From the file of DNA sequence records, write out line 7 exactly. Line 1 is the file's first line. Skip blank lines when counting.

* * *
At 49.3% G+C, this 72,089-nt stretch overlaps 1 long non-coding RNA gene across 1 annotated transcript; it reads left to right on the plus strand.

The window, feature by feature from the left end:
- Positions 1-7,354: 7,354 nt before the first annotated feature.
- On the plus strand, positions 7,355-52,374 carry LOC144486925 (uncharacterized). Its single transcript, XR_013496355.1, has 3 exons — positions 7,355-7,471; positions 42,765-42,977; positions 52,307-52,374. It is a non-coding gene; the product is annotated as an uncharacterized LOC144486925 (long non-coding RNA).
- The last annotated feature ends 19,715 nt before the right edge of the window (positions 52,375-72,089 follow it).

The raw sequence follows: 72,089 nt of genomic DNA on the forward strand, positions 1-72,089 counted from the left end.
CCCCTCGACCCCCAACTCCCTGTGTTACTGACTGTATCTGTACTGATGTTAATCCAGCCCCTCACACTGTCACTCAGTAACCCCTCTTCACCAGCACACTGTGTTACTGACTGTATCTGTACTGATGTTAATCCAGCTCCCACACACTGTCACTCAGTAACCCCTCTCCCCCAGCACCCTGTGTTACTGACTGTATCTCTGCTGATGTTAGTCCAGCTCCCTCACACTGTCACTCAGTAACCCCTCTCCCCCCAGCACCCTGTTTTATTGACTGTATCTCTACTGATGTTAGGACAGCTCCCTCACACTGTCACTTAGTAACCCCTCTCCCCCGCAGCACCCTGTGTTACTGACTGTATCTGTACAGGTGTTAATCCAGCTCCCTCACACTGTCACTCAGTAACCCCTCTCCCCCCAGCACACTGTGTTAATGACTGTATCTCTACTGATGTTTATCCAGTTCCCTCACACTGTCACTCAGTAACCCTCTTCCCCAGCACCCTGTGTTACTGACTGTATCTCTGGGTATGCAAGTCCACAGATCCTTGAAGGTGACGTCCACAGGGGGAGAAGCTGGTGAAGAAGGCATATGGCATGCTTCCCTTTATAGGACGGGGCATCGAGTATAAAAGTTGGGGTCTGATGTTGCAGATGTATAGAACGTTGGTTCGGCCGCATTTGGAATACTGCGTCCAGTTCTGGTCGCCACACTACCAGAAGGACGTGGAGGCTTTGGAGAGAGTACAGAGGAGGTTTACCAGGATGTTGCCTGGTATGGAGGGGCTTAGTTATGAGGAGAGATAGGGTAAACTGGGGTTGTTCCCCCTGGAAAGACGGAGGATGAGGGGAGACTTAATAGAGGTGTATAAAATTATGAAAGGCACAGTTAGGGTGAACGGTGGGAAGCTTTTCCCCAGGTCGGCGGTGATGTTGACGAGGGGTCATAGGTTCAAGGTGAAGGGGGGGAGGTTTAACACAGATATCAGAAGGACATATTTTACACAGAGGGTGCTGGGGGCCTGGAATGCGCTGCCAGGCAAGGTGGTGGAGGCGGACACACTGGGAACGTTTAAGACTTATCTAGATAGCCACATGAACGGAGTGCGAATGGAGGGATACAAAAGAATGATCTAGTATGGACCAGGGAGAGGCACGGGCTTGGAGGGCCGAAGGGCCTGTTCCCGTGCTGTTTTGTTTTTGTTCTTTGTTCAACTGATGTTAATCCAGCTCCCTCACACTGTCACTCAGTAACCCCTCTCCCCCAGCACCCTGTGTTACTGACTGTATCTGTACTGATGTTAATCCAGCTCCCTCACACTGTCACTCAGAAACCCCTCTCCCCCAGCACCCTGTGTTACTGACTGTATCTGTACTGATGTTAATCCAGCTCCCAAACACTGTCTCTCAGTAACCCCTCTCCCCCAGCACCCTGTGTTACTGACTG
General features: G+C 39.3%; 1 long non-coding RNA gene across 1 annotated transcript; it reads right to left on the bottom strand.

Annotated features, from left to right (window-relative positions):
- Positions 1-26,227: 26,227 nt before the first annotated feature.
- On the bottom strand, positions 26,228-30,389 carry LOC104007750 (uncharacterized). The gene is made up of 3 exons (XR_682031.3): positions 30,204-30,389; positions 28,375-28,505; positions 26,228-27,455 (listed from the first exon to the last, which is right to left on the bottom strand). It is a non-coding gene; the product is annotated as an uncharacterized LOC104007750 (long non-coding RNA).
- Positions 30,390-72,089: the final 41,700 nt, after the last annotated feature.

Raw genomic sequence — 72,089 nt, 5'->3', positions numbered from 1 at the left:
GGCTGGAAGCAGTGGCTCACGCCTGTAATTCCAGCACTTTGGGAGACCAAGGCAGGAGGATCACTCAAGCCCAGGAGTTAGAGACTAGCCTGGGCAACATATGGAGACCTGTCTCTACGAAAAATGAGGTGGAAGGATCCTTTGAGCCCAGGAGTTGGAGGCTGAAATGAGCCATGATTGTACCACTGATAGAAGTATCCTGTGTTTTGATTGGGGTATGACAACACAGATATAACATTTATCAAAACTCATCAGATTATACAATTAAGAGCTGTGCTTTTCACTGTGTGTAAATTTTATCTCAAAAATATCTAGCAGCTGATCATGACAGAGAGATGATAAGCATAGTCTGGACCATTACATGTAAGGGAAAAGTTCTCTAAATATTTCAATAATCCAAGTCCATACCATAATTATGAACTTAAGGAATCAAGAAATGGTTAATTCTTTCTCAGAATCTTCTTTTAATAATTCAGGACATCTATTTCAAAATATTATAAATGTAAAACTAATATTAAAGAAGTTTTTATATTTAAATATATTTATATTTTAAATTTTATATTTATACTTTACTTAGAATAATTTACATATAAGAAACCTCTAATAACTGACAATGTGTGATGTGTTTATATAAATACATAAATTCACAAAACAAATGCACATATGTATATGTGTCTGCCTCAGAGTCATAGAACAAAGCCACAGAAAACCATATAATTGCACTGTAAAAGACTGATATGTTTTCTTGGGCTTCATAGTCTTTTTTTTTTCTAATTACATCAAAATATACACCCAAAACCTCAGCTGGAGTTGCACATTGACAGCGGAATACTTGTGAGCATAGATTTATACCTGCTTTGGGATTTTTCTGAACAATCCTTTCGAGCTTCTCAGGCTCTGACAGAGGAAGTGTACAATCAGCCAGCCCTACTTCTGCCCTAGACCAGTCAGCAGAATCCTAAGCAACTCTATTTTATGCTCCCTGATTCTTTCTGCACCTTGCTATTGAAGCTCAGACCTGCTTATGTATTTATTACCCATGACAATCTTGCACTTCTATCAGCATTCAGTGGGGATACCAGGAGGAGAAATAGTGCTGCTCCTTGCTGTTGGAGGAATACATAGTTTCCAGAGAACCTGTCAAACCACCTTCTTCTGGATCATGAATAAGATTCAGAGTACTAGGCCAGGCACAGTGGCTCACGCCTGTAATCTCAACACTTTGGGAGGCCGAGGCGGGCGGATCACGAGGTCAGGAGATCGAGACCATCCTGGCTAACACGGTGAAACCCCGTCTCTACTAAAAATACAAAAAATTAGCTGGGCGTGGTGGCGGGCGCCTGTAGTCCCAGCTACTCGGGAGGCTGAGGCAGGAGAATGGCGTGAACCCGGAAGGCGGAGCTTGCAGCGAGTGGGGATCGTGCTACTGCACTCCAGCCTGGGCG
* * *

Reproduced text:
CCCCTCGACCCCCAACTCCCTGTGTTACTGACTGTATCTGTACTGATGTTAATCCAGCCCCTCACACTGTCACTCAGTAACCCCTCTTCACCAGCACACTGTGTTACTGACTGTATCTGTACTGATGTTAATCCAGCTCCCACACACTGTCACTCAGTAACCCCTCTCCCCCAGCACCCTGTGTTACTGACTGTATCTCTGCTGATGTTAGTCCAGCTCCCTCACACTGTCACTCAGTAACCCCTCTCCCCCCAGCACCCTGTTTTATTGACTGTATCTCTACTGATGTTAGGACAGCTCCCTCACACTGTCACTTAGTAACCCCTCTCCCCCGCAGCACCCTGTGTTACTGACTGTATCTGTACAGGTGTTAATCCAGCTCCCTCACACTGTCACTCAGTAACCCCTCTCCCCCCAGCACACTGTGTTAATGACTGTATCTCTACTGATGTTTATCCAGTTCCCTCACACTGTCACTCAGTAACCCTCTTCCCCAGCACCCTGTGTTACTGACTGTATCTCTGGGTATGCAAGTCCACAGATCCTTGAAGGTGACGTCCACAGGGGGAGAAGCTGGTGAAGAAGGCATATGGCATGCTTCCCTTTATAGGACGGGGCATCGAGTATAAAAGTTGGGGTCTGATGTTGCAGATGTATAGAACGTTGGTTCGGCCGCATTTGGAATACTGCGTCCAGTTCTGGTCGCCACACTACCAGAAGGACGTGGAGGCTTTGGAGAGAGTACAGAGGAGGTTTACCAGGATGTTGCCTGGTATGGAGGGGCTTAGTTATGAGGAGAGATAGGGTAAACTGGGGTTGTTCCCCCTGGAAAGACGGAGGATGAGGGGAGACTTAATAGAGGTGTATAAAATTATGAAAGGCACAGTTAGGGTGAACGGTGGGAAGCTTTTCCCCAGGTCGGCGGTGATGTTGACGAGGGGTCATAGGTTCAAGGTGAAGGGGGGGAGGTTTAACACAGATATCAGAAGGACATATTTTACACAGAGGGTGCTGGGGGCCTGGAATGCGCTGCCAGGCAAGGTGGTGGAGGCGGACACACTGGGAACGTTTAAGACTTATCTAGATAGCCACATGAACGGAGTGCGAATGGAGGGATACAAAAGAATGATCTAGTATGGACCAGGGAGAGGCACGGGCTTGGAGGGCCGAAGGGCCTGTTCCCGTGCTGTTTTGTTTTTGTTCTTTGTTCAACTGATGTTAATCCAGCTCCCTCACACTGTCACTCAGTAACCCCTCTCCCCCAGCACCCTGTGTTACTGACTGTATCTGTACTGATGTTAATCCAGCTCCCTCACACTGTCACTCAGAAACCCCTCTCCCCCAGCACCCTGTGTTACTGACTGTATCTGTACTGATGTTAATCCAGCTCCCAAACACTGTCTCTCAGTAACCCCTCTCCCCCAGCACCCTGTGTTACTGACTG